Chineseness at the crossroads: negotiations of Chineseness and the politics of liminality in diasporic Chinese women's lives in Australia
Meerwald, Agnes May Lin (2002) Chineseness at the crossroads: negotiations of Chineseness and the politics of liminality in diasporic Chinese women's lives in Australia. PhD thesis, Murdoch University.
Chineseness at the crossroads examines how Chineseness is negotiated by diasporic Chinese women in Australia. I question the essentialist notions of Chineseness by deploying Homi Bhabha's theory of liminality. This concept of being neither here nor there helped me examine the women's ambiguous experiences of acceptance and rejection, within and across marginal and dominant Australian circles. My position disrupts the binaric frames that divide the old from the new, and the eastern from the western practices for cultural appropriation. It recognises instead the past and the present in the creation of new but familiar versions of Chineseness.
I argue that essentialist norms are commuilicated through cultural semantics to inform how Chineseness is rehearsed. I assert that liminality exposes the power structures that inform these cultural semantics by disrupting the naturalised norms. I posit that the diasporic women's awareness of these interdependent processes enables them to question their practices and ideologies.
I used an autoethnographic technique to collapse the divide between the researcher and the researched. It created a liminal space between the researcher and the researched. This subverted norms of the researcher as the archaeologist of knowledge by enabling the other women's narratives to tell their stories alongside mine. This methodological frame also serves as a prism to examine the intersections of gender, sexuality, family, relationships, language, education, class, age, and religion with Chineseness in the lives of the 39 Malaysian and Singaporean women interviewed.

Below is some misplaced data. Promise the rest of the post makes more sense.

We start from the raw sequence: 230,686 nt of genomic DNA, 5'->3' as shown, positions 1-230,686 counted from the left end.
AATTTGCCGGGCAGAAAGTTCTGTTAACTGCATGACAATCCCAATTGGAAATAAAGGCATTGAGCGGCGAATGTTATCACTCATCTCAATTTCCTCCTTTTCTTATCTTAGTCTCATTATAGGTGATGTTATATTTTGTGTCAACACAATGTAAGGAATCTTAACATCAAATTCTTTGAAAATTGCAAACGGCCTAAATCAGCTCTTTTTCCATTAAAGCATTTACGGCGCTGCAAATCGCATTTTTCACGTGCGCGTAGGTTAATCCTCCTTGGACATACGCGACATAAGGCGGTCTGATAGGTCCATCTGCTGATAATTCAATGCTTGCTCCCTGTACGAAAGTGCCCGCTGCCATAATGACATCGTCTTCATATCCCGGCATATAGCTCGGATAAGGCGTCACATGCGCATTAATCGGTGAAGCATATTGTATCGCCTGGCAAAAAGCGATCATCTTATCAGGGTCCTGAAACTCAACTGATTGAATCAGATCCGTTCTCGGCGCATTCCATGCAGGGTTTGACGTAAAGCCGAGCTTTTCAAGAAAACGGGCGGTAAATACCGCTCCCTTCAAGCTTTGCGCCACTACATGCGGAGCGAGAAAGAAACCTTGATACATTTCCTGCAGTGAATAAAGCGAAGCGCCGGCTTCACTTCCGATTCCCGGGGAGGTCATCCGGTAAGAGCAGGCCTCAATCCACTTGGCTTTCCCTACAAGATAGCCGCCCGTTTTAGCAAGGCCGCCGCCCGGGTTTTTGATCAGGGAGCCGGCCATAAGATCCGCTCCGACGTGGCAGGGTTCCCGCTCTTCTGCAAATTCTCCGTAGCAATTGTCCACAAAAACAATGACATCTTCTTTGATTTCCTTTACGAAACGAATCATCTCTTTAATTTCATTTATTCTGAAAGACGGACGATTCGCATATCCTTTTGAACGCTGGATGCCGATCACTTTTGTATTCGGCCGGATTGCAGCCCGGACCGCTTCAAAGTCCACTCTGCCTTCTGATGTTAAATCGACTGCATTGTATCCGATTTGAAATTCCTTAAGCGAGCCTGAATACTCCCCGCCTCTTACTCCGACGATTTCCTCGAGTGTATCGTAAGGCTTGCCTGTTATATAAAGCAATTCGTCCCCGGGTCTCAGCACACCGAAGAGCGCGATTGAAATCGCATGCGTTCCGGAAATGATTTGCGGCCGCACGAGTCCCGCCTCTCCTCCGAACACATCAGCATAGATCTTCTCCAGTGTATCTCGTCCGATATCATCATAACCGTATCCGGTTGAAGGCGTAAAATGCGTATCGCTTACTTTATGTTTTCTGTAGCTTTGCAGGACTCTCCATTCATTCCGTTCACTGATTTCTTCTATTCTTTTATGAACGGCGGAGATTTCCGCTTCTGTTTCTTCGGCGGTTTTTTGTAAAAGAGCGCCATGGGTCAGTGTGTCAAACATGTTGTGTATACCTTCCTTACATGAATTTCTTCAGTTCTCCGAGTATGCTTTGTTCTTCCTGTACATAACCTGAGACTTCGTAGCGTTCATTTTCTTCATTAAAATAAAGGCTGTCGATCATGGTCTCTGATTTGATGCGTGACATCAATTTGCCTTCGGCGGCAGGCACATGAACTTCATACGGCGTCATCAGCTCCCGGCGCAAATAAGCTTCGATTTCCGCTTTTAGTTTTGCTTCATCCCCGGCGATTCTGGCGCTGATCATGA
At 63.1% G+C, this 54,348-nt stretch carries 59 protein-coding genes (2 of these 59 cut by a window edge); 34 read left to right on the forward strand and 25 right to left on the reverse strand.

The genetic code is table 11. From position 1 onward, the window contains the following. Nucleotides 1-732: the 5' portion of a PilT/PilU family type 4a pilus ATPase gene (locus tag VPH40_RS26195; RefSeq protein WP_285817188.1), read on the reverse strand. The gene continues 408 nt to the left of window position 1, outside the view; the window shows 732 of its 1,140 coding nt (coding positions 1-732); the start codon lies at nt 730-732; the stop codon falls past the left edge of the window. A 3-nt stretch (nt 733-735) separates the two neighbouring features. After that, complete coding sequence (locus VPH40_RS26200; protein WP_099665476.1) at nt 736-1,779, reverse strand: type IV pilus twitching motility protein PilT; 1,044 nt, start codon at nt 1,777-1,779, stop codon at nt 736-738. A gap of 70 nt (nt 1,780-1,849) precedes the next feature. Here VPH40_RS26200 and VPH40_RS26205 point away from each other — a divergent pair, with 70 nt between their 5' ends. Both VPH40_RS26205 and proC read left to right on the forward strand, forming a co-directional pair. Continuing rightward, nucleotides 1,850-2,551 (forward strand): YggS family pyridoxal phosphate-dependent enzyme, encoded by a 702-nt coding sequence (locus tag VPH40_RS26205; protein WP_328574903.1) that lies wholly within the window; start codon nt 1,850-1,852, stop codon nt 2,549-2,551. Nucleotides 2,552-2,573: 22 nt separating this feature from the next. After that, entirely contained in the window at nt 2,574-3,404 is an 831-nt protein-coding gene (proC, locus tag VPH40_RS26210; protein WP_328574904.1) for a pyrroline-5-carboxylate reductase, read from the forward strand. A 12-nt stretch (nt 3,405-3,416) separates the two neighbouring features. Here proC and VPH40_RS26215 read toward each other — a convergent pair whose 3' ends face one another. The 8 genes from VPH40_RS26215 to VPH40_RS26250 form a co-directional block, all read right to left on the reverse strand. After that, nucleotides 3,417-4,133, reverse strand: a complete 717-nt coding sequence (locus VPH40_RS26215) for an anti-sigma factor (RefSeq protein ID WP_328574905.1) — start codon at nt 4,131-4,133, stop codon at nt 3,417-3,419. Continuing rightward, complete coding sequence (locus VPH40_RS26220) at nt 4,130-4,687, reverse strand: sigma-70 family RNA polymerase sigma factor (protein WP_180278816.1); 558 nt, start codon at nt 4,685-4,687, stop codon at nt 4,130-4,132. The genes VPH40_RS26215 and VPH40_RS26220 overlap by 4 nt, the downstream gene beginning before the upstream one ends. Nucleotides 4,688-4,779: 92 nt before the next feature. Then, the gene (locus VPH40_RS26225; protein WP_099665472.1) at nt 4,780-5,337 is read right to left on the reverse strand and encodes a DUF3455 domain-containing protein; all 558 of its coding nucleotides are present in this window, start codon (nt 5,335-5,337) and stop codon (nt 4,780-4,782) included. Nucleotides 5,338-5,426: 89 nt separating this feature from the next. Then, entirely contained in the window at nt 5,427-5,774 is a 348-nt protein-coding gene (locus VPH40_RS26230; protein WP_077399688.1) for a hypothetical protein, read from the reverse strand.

My results indicate that Chineseness is precarious and indeterminate, and specific to the particular moments of articulation at the crossroads of geopolitical and socioeconomic factors. The versions of Chineseness rehearsed are complexly influenced by the various cultural semantics that impact on the women's negotiations of who they are as diasporic Chinese women in Australia. I conclude with a discussion of how these results challenge current curriculum and pedagogical practices in English classrooms. I argue that a re-examination of these practices will contribute to a more inclusive Australia.
|Publication Type:||Thesis (PhD)|
|Murdoch Affiliation:||School of Education|
|Supervisor:||Currie, Jan, Volet, Simone and Martino, Wayne|
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